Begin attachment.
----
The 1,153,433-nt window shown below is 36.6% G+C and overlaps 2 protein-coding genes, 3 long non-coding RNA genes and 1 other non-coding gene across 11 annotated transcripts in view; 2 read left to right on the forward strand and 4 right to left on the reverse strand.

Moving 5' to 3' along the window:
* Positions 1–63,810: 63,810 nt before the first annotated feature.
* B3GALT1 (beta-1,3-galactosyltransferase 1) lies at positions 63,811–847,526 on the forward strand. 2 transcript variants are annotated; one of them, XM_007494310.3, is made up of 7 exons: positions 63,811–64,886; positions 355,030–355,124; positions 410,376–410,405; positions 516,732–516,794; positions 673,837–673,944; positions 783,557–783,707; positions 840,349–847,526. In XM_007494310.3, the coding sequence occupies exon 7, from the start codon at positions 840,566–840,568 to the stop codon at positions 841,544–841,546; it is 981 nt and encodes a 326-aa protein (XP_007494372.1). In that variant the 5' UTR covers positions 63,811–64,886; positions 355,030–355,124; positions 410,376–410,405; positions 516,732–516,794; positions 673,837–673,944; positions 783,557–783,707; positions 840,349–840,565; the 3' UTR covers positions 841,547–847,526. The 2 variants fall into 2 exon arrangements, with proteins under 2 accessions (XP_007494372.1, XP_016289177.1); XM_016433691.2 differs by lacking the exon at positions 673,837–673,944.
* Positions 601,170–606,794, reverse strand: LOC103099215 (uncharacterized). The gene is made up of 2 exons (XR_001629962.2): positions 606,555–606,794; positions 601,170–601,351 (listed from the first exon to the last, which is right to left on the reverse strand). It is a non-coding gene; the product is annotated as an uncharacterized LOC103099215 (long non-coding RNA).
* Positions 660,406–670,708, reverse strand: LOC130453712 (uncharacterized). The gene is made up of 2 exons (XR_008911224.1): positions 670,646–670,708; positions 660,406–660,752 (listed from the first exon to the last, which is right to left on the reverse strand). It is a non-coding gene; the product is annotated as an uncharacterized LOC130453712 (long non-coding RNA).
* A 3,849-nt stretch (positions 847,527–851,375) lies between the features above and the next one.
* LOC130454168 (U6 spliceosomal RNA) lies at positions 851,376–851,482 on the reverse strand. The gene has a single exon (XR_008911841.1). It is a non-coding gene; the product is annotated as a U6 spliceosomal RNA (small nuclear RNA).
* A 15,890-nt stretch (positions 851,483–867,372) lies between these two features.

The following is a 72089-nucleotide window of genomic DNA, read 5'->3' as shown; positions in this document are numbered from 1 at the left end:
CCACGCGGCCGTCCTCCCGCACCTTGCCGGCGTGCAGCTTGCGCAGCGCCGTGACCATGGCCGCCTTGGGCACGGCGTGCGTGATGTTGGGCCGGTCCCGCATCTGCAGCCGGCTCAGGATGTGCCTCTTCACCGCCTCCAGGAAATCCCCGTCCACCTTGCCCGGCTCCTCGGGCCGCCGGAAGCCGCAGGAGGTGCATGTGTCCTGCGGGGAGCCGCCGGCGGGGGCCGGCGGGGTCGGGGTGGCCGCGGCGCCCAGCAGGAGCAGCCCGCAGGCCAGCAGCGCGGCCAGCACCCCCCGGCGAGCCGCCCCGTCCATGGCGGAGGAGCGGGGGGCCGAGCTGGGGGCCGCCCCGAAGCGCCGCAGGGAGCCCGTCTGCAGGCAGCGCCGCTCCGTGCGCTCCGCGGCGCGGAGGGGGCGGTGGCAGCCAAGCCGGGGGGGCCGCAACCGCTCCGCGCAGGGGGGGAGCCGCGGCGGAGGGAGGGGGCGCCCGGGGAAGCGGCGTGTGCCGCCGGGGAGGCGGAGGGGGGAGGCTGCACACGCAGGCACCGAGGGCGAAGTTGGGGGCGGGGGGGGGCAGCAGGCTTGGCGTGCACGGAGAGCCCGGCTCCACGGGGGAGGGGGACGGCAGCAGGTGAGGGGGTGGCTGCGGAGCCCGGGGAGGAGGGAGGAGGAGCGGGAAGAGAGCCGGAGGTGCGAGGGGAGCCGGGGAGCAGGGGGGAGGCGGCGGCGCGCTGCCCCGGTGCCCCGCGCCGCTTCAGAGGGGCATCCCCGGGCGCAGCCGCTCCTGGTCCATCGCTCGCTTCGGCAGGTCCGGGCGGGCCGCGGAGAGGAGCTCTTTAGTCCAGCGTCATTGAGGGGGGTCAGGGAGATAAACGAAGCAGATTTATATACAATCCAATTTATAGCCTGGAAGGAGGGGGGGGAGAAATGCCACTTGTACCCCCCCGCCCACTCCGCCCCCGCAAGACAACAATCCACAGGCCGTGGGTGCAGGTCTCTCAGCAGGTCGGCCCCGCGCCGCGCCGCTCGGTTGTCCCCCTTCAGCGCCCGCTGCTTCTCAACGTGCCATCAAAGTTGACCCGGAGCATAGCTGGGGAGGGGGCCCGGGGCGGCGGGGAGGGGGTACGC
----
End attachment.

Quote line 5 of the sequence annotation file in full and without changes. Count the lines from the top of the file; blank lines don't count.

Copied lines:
* Positions 601,170–606,794, reverse strand: LOC103099215 (uncharacterized). The gene is made up of 2 exons (XR_001629962.2): positions 606,555–606,794; positions 601,170–601,351 (listed from the first exon to the last, which is right to left on the reverse strand). It is a non-coding gene; the product is annotated as an uncharacterized LOC103099215 (long non-coding RNA).